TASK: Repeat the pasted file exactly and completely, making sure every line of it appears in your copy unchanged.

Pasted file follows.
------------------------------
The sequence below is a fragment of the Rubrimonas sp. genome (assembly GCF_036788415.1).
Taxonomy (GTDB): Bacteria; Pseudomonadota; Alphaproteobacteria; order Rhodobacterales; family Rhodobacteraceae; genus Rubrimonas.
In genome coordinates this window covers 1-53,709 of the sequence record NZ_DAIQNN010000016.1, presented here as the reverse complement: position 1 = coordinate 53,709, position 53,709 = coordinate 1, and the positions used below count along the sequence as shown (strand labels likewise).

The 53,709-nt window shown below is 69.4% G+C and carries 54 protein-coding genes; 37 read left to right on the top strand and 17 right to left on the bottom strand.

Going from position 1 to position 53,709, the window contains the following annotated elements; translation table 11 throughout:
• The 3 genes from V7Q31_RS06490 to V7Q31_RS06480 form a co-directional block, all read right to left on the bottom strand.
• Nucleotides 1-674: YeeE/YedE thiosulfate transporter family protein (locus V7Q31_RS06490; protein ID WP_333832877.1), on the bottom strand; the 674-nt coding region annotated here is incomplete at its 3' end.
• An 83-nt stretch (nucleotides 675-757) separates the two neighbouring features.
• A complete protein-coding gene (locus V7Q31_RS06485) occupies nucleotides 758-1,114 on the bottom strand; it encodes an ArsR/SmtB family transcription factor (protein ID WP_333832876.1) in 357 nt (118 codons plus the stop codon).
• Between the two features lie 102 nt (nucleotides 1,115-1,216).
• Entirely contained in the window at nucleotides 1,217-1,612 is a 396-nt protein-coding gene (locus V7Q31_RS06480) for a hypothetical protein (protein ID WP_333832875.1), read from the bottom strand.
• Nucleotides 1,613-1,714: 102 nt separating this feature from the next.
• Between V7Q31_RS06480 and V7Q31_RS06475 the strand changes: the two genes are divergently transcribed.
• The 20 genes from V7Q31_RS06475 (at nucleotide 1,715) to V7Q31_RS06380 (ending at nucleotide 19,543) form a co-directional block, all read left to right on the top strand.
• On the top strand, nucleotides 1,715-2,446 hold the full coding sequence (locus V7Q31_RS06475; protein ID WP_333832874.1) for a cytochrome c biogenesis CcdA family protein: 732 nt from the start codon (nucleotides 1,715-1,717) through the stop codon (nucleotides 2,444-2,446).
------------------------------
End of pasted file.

The sequence below is a fragment of the Rubrimonas sp. genome (assembly GCF_036788415.1).
Taxonomy (GTDB): Bacteria; Pseudomonadota; Alphaproteobacteria; order Rhodobacterales; family Rhodobacteraceae; genus Rubrimonas.
In genome coordinates this window covers 1-53,709 of the sequence record NZ_DAIQNN010000016.1, presented here as the reverse complement: position 1 = coordinate 53,709, position 53,709 = coordinate 1, and the positions used below count along the sequence as shown (strand labels likewise).

The 53,709-nt window shown below is 69.4% G+C and carries 54 protein-coding genes; 37 read left to right on the top strand and 17 right to left on the bottom strand.

Going from position 1 to position 53,709, the window contains the following annotated elements; translation table 11 throughout:
• The 3 genes from V7Q31_RS06490 to V7Q31_RS06480 form a co-directional block, all read right to left on the bottom strand.
• Nucleotides 1-674: YeeE/YedE thiosulfate transporter family protein (locus V7Q31_RS06490; protein ID WP_333832877.1), on the bottom strand; the 674-nt coding region annotated here is incomplete at its 3' end.
• An 83-nt stretch (nucleotides 675-757) separates the two neighbouring features.
• A complete protein-coding gene (locus V7Q31_RS06485) occupies nucleotides 758-1,114 on the bottom strand; it encodes an ArsR/SmtB family transcription factor (protein ID WP_333832876.1) in 357 nt (118 codons plus the stop codon).
• Between the two features lie 102 nt (nucleotides 1,115-1,216).
• Entirely contained in the window at nucleotides 1,217-1,612 is a 396-nt protein-coding gene (locus V7Q31_RS06480) for a hypothetical protein (protein ID WP_333832875.1), read from the bottom strand.
• Nucleotides 1,613-1,714: 102 nt separating this feature from the next.
• Between V7Q31_RS06480 and V7Q31_RS06475 the strand changes: the two genes are divergently transcribed.
• The 20 genes from V7Q31_RS06475 (at nucleotide 1,715) to V7Q31_RS06380 (ending at nucleotide 19,543) form a co-directional block, all read left to right on the top strand.
• On the top strand, nucleotides 1,715-2,446 hold the full coding sequence (locus V7Q31_RS06475; protein ID WP_333832874.1) for a cytochrome c biogenesis CcdA family protein: 732 nt from the start codon (nucleotides 1,715-1,717) through the stop codon (nucleotides 2,444-2,446).